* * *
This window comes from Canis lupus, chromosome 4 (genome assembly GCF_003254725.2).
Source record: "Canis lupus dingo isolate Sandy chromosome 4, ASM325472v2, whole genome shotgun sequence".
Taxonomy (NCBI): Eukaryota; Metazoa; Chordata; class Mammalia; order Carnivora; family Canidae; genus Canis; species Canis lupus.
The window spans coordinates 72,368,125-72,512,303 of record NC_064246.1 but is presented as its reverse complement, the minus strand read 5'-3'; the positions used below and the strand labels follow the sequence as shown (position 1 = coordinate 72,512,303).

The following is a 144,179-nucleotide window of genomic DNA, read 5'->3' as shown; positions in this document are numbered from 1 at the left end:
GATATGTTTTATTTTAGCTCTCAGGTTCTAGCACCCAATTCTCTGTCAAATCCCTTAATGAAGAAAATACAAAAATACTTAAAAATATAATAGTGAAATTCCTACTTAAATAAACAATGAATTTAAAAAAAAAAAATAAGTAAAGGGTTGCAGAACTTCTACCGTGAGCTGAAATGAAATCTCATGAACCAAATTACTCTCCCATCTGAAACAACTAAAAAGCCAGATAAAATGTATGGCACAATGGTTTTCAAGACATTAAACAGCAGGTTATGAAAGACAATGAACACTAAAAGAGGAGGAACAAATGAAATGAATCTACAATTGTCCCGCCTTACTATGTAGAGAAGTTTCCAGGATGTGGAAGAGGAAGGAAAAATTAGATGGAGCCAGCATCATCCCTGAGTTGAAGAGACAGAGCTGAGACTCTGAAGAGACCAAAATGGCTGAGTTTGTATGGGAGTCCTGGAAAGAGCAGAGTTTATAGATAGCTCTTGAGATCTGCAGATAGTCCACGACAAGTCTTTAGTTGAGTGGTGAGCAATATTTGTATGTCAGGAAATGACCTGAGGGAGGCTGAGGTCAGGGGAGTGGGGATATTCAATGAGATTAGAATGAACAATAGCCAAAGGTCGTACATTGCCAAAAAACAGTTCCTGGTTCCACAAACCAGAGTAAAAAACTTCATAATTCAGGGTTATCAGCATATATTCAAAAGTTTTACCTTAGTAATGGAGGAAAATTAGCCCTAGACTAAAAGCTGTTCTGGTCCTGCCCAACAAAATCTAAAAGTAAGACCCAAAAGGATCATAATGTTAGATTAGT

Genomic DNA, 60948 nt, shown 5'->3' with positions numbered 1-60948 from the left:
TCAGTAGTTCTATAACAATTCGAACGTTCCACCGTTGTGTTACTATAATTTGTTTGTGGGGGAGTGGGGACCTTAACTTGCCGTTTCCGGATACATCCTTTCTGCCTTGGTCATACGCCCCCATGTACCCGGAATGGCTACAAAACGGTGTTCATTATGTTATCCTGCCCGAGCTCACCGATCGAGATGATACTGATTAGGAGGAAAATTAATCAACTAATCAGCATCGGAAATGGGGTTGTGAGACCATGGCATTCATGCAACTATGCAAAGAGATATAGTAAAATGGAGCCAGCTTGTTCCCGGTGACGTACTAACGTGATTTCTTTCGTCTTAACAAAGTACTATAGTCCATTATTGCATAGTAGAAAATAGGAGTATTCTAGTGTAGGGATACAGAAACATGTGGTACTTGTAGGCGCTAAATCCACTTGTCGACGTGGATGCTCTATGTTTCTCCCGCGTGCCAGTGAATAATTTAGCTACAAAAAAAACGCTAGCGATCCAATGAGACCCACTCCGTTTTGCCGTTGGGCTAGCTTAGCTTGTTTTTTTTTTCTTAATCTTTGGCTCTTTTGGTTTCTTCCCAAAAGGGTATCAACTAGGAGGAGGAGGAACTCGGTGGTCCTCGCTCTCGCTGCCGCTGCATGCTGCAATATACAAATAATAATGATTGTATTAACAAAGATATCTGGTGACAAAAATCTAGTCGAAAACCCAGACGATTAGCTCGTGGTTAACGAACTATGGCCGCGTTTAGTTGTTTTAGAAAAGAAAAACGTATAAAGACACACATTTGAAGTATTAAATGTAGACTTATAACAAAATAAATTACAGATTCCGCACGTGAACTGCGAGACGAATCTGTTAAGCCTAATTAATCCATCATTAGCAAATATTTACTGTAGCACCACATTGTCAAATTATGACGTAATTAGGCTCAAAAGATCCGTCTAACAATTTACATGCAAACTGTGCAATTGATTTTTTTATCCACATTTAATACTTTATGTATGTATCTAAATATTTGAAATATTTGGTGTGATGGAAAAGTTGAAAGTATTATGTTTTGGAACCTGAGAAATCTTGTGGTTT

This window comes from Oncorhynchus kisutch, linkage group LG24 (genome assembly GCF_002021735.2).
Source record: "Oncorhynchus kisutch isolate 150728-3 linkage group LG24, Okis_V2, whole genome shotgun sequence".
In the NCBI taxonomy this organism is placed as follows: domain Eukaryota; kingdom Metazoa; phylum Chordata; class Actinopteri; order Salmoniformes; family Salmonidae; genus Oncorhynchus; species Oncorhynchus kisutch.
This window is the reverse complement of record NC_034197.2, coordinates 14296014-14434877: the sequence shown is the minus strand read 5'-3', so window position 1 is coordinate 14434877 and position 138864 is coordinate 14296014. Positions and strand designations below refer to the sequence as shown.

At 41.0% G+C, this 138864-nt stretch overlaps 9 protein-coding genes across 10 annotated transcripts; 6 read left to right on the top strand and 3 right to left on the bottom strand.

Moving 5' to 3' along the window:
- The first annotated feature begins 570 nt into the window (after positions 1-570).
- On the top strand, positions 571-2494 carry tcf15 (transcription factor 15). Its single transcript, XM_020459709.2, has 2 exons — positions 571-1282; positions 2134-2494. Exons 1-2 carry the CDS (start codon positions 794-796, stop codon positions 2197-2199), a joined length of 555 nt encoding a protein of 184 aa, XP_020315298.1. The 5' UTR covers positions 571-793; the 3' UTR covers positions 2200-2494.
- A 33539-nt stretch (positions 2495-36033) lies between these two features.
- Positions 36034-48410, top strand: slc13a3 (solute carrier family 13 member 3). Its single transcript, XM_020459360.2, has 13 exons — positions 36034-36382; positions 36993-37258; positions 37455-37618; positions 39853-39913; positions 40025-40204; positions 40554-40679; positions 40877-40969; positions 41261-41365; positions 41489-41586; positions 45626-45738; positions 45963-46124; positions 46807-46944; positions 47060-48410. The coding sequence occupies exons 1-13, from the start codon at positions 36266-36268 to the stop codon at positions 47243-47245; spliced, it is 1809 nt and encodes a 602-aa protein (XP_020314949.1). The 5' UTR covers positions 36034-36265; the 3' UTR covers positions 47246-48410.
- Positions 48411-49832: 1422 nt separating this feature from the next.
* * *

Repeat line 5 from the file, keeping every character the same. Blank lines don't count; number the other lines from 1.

The following is a 144,179-nucleotide window of genomic DNA, read 5'->3' as shown; positions in this document are numbered from 1 at the left end: